A FRAND Regime for Dominant Digital Platforms

This study explores how European policy and legislation has traditionally applied the ‘fair, reasonable and non-discriminatory’ or FRAND regime in order to ensure access to critical goods or services. This regime provides inspiration in the on-going debate around dominant digital platforms. The authors of this paper are Mathew Heim, Tanfield Chambers and Dr. Igor Nikolic, University College London.


A FRAND Regime for Dominant Digital Platforms

By Mathew Heim and Igor Nikolic

I. Introduction

The European Commission is considering what role competition policy may play in addressing concerns linked to the market power of digital platforms.2 The question is apposite, given that digital platforms can grow – and have grown – to a significant scale quickly and their market position, exacerbated by network effects, may soon appear unassailable. The impact of dominant digital platforms can also be felt on adjacent and downstream markets, whether as a result of multi-sided markets or possible leveraging. Yet applying traditional competition law doctrines to evolving technology markets raises a host of challenges for regulators.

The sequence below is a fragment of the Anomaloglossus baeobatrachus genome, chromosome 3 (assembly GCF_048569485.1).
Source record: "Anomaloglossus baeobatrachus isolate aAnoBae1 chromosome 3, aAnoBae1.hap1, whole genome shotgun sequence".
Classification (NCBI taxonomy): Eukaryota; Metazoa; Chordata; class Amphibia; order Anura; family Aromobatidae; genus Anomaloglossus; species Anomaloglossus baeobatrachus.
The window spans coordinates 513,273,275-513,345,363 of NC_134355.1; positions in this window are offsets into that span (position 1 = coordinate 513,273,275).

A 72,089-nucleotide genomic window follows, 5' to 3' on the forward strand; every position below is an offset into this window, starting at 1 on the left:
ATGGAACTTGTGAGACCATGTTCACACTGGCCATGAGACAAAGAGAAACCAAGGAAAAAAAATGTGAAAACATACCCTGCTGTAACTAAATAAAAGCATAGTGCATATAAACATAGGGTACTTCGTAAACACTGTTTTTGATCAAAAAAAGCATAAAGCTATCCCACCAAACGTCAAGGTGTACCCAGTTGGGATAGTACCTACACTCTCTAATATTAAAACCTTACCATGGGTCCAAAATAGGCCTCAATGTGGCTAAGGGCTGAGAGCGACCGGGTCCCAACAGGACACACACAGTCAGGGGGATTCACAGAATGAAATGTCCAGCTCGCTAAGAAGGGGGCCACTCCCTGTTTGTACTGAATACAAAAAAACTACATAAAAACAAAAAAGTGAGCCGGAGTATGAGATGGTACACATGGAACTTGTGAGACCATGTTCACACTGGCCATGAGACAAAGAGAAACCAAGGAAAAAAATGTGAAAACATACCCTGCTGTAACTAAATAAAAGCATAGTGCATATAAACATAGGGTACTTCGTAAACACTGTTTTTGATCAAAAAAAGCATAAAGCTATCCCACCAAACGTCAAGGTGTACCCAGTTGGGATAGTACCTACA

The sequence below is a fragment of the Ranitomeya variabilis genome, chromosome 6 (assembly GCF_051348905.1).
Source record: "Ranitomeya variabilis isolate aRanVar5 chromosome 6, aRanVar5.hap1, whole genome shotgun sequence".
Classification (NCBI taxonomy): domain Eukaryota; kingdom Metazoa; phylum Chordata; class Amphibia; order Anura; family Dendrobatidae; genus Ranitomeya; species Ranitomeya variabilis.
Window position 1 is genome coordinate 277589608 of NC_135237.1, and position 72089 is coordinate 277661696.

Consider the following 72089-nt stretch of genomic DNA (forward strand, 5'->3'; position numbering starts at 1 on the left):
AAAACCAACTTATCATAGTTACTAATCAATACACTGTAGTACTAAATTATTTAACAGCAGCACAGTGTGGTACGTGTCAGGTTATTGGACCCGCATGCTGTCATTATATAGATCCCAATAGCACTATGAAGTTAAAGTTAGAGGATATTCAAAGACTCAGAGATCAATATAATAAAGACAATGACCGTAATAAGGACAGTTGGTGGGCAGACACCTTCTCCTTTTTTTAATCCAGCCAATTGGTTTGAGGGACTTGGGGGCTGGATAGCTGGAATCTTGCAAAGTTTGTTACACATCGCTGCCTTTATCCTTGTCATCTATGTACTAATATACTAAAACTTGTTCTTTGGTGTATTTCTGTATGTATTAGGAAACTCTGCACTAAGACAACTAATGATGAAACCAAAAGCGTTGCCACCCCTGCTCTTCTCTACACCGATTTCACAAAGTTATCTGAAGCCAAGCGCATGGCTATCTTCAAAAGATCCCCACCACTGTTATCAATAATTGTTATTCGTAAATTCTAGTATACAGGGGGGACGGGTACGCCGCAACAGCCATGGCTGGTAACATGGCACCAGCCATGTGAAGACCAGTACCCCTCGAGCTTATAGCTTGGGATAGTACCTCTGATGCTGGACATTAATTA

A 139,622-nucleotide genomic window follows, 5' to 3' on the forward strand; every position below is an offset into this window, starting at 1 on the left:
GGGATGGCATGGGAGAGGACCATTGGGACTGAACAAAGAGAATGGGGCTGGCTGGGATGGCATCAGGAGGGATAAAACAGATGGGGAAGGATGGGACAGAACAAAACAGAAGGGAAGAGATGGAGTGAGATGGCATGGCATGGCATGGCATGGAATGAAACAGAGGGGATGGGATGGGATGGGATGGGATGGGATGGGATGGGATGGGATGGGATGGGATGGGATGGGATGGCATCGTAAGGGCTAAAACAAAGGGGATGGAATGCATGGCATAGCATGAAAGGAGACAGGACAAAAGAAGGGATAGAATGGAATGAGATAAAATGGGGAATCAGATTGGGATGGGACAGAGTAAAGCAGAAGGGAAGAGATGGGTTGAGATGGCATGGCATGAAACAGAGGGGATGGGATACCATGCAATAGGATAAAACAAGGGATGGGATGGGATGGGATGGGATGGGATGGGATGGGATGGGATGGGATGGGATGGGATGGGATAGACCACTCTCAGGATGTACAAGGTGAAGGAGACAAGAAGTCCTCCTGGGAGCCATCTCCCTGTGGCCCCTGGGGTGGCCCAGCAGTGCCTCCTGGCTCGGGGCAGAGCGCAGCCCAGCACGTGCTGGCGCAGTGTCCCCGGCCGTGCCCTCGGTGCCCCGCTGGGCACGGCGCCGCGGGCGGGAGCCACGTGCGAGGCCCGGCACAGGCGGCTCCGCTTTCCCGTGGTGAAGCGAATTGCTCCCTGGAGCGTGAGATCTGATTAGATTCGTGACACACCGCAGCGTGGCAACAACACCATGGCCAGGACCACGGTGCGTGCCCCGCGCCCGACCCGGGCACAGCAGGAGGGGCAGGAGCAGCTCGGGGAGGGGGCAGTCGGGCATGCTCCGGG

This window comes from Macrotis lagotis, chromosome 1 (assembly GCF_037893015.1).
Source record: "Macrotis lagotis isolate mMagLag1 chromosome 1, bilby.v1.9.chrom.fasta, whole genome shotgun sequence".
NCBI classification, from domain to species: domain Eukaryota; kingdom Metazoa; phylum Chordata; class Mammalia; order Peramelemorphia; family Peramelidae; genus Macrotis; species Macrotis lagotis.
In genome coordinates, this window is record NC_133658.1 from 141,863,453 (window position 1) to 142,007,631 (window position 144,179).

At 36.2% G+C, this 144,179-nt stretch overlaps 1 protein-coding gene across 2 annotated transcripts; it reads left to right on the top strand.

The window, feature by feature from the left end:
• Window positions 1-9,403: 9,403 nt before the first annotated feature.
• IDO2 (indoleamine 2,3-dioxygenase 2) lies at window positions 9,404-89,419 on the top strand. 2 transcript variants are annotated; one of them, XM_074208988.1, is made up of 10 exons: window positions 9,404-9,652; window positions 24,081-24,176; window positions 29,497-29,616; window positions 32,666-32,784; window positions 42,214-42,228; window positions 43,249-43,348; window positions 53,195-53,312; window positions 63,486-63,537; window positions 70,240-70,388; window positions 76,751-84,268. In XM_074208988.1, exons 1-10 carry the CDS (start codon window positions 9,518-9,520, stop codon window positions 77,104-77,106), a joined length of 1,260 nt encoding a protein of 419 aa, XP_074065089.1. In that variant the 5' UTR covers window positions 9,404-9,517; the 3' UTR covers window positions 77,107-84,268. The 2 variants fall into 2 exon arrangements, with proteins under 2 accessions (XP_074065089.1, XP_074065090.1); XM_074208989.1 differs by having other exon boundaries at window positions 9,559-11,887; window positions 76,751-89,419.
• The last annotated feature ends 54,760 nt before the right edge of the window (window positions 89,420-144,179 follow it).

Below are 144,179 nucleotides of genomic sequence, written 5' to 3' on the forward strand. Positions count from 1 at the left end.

In addition to more ‘classic’ competition concerns, new issues, not traditionally within the competition policy space, are increasingly being voiced. These issues are linked to: the importance of data as the fuel of the new economy, privacy and data protection, media plurality and democratic health or the like.

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